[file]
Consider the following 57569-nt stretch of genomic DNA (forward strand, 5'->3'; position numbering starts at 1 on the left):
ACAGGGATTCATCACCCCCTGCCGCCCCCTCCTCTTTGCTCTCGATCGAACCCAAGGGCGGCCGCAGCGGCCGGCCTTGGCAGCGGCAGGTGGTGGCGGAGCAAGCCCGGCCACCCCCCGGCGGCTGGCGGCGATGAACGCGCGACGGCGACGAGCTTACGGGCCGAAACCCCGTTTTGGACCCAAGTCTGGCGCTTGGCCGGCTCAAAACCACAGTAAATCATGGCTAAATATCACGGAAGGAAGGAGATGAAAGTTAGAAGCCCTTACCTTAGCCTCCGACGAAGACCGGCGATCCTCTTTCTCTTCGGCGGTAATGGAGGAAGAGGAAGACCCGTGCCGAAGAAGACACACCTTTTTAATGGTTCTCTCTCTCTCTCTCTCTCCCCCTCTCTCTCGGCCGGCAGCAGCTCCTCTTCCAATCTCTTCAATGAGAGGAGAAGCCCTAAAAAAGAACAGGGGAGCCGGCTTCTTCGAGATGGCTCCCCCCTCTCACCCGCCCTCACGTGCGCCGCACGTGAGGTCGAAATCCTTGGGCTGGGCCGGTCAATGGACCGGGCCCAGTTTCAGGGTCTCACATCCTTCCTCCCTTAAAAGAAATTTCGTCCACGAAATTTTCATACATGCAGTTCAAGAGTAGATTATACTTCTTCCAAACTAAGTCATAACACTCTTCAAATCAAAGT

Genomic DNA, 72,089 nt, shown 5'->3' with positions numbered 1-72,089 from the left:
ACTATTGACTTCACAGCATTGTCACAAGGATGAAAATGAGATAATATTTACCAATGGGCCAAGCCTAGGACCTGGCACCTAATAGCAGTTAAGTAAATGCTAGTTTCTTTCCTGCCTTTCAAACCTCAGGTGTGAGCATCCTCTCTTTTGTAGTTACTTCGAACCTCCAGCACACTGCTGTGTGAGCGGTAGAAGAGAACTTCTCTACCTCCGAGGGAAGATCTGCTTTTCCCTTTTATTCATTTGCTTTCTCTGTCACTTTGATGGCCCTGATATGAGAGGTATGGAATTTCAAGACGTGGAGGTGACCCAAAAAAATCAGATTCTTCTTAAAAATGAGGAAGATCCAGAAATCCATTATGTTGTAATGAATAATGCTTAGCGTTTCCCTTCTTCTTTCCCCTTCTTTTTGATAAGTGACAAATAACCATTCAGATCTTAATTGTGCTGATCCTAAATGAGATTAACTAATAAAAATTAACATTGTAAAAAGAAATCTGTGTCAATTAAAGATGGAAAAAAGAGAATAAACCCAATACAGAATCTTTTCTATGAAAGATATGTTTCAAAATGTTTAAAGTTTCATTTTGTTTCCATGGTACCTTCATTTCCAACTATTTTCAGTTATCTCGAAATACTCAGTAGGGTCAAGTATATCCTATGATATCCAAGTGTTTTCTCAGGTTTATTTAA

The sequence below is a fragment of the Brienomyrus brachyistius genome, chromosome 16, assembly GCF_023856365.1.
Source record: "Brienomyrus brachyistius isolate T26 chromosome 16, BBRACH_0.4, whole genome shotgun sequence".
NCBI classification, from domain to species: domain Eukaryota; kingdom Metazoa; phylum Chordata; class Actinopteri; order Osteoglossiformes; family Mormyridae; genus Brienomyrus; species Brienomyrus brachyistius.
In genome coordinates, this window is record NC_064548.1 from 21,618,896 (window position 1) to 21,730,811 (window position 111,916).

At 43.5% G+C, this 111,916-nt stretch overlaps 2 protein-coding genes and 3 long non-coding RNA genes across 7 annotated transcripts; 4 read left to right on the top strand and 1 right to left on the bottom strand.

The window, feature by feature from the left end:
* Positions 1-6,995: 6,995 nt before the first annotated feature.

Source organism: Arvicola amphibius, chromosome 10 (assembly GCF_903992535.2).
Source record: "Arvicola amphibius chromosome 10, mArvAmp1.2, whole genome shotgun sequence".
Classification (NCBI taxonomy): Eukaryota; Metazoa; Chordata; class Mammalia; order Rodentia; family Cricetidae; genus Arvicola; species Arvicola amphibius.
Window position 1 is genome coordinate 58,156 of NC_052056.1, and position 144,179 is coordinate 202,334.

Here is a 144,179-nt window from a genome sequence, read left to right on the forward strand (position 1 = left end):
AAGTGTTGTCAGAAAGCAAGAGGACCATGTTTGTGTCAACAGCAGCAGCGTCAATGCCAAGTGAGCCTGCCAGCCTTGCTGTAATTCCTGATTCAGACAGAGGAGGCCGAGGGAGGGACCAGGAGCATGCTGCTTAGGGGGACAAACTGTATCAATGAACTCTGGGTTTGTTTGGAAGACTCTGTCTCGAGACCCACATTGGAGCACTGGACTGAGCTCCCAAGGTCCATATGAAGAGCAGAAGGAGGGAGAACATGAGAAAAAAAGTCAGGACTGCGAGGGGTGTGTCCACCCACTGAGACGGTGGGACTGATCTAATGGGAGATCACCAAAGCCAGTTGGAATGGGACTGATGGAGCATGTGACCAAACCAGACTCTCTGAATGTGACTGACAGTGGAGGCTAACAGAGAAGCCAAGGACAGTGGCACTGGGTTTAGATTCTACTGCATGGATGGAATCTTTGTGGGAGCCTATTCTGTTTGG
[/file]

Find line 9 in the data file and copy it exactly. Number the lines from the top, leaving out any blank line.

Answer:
At 43.5% G+C, this 111,916-nt stretch overlaps 2 protein-coding genes and 3 long non-coding RNA genes across 7 annotated transcripts; 4 read left to right on the top strand and 1 right to left on the bottom strand.